Based on the forthcoming Renault 5, the Alpine A290 is retro-inspired electric hot hatch

Renault has already impressed with its new electric reincarnation of the 5, and now its sister brand Alpine has joined the party with a hotted-up version called the A290. The new car gets more power, comprehensive suspension changes and a suitably racy retro aesthetic that references a number of cars from both brands’ classic models.

The car is the first Alpine hot hatch since the Renault 5 Alpine, sold in the UK under the Gordini name to avoid copyright issues with Chrysler Europe in period.

The A290 shares its basic form factor with the Renault 5 but is slightly wider than its cousin thanks to the addition of a sporty bodykit and wider track. Rear door strakes reference the classic Renault 5 Turbo, while faux driving spotlights house the car’s daytime running lights and feature an ‘X’ motif to evoke the taped lights of older race and rally cars.

The Alpine does not use the same motor as found in the Renault 5, instead driving the front wheels with the unit also found in the larger Renault Megane. The result in the top-spec model is 217bhp and 300Nm of torque and a sprint to 62mph from rest in just 6.4 seconds. To rein in that performance, the a290 borrows the A110 sports car’s four-pot Brembo front brakes.

The Renault 5’s multilink suspension gains hydraulic bump stops and anti-roll bars in the Alpine A290. The car is intended to be playful and fun to drive, with multiple driving modes included and even the option to turn off traction and stability control completely.

Total range from the car’s 52kWh battery is quoted as 235 miles, down from the Renault 5’s maximum range of 249 miles.

The A290 is fitted with 19in wheels, including a set inspired by those found on the Alpine A310 of the 1970s. The car will be offered with a choice of bespoke Michelin Pilot Sport tyres, including an EV-specific option and a winter tyre.

Inside, the A290 shares much of its retro-inspired cabin with its Renault counterpart, albeit with some sportier details like an F1-inspired steering wheel complete with overboost button for overtaking. Another detail change is the relocation of the drive buttons to the centre console on a moulding shared with the A110.

The A290 will be available in GT trim with a 178bhp motor, along with an optional Premium pack that adds extra equipment. GT Performance will do without that kit but up performance to 217bhp, while the range-topping GTS combines the most powerful motor with Premium pack goodies. A limited-ediiton Premiere Edition will be available in unique liveries plus a comprehensive kit list.

Prices for the UK range have not been released but a figure around £36,000 is expected as a starting point, with deliveries starting in early 2025

The revival of Alpine: a brief history

Originally founded in 1959, Alpine was the brainchild of Jean Rédélé, a garage owner who had found success racing modified Renault 4CVs. The firm’s first product was the 4CV-based, glassfibre-bodied, Michelotti-designed Alpine A106, soon followed by a 2+2 Berlinette version in 1958.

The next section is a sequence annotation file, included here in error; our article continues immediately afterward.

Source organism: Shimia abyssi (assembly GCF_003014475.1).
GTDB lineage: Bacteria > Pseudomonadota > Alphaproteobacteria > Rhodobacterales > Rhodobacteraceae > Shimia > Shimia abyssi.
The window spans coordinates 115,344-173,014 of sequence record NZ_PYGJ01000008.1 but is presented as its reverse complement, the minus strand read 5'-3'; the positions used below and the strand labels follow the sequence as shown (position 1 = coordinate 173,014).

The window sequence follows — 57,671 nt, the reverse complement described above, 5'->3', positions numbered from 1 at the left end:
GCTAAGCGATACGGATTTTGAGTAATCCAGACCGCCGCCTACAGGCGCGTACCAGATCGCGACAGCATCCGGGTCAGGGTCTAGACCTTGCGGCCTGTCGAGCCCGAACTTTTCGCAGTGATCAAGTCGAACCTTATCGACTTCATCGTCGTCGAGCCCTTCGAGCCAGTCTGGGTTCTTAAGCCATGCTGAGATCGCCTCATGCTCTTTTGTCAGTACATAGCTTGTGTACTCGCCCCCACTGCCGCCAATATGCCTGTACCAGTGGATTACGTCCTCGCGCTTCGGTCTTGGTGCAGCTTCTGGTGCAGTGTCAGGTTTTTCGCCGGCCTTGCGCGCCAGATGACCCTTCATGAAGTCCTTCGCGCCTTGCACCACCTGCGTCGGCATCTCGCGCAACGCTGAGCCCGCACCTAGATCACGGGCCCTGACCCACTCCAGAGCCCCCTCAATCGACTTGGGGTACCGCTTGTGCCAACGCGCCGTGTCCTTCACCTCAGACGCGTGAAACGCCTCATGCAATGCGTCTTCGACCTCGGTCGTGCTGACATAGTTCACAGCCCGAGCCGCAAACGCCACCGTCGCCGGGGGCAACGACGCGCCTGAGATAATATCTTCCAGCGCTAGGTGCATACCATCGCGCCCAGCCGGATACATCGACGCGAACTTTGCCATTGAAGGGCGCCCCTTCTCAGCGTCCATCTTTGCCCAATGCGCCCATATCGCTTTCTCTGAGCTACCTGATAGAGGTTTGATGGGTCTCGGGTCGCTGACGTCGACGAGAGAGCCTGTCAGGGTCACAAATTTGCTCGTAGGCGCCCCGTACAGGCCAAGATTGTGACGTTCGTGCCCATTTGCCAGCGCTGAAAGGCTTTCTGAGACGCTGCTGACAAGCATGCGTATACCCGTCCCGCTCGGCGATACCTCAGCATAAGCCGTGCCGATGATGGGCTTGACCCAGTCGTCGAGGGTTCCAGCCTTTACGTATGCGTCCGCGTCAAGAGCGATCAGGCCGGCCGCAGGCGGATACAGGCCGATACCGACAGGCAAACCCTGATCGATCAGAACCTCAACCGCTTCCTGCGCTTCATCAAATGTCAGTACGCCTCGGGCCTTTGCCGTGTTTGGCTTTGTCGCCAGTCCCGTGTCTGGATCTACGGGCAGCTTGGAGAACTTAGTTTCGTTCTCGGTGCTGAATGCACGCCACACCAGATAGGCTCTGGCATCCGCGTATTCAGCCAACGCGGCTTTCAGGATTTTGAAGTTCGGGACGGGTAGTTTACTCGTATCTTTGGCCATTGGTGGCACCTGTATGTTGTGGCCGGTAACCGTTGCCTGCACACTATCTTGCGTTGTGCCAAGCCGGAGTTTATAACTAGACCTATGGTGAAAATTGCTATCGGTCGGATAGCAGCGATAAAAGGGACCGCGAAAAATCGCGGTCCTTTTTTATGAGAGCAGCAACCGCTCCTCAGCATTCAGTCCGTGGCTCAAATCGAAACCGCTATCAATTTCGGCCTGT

Perhaps the most famous Alpine sports car of all is the A110 Berlinette, a diminutive sports car based on Renault R8 mechanicals and released in 1963. Light and fast, it was a successful rally car and secured the brand’s very close relationship with Renault.

Forays into Le Mans, as well as Formula Three, Two and One, followed in the 1970s, along with the arrival of the A310 road car. The 1980s saw development of Alpine sports cars continue with the Renault Alpine GTA, a car which then morphed into the A610 in 1991 before bowing out completely in 1995 – and with it the Alpine name, which was retired by Renault.

Renault’s troubles with the Alpine name in the UK were resolved when it bought the rights to use the name in the UK in 2012; later that year, a collaboration between Alpine and Caterham – essentially a 50/50 split of Alpine and its famous Dieppe factory – was announced, with a view to sharing resources for new models for both sports car brands.

Two years later, the deal fell through and Renault bought Caterham’s half back. Some concept cars followed and culminated in a preview of what would become the new Alpine A110 in 2017, along with a relaunch of the Alpine brand.

Styled after the iconic original, the new A110 wowed press and buyers alike with its scalpel-sharp handling, low weight and slick retro design. It arrived on sale in the UK in 2018, squaring up against serious competition from Porsche and Lotus.

The A110’s success as a halo product set the scene for the next phase in Alpine’s revival. Renault Sport was merged into Alpine in early 2021, with the Formula 1 team changing its name and the wider Alpine Racing outfit soon going on to tackle endurance racing in the LMP2 and LMDh classes.

With brand awareness duly boosted – thanks in no small part to a certain Netflix Formula One documentary no doubt – Alpine confirmed its plans for an ‘electric dream garage’ model line-up by 2030.

The A290 is the first of these and is set to be joined by the Crossover GT in 2025; the A110 will be replaced by a new electric incarnation with a roadster option, while the A310 nameplate will be revived for a ‘stylish four-seat coupe’. All of these will sit on Alpine’s own high-performance electric platform.

All in all, Alpine says it will launch seven new models by 2030. In a new-car market where so many classic names have been lost to time, Alpine looks stronger than ever.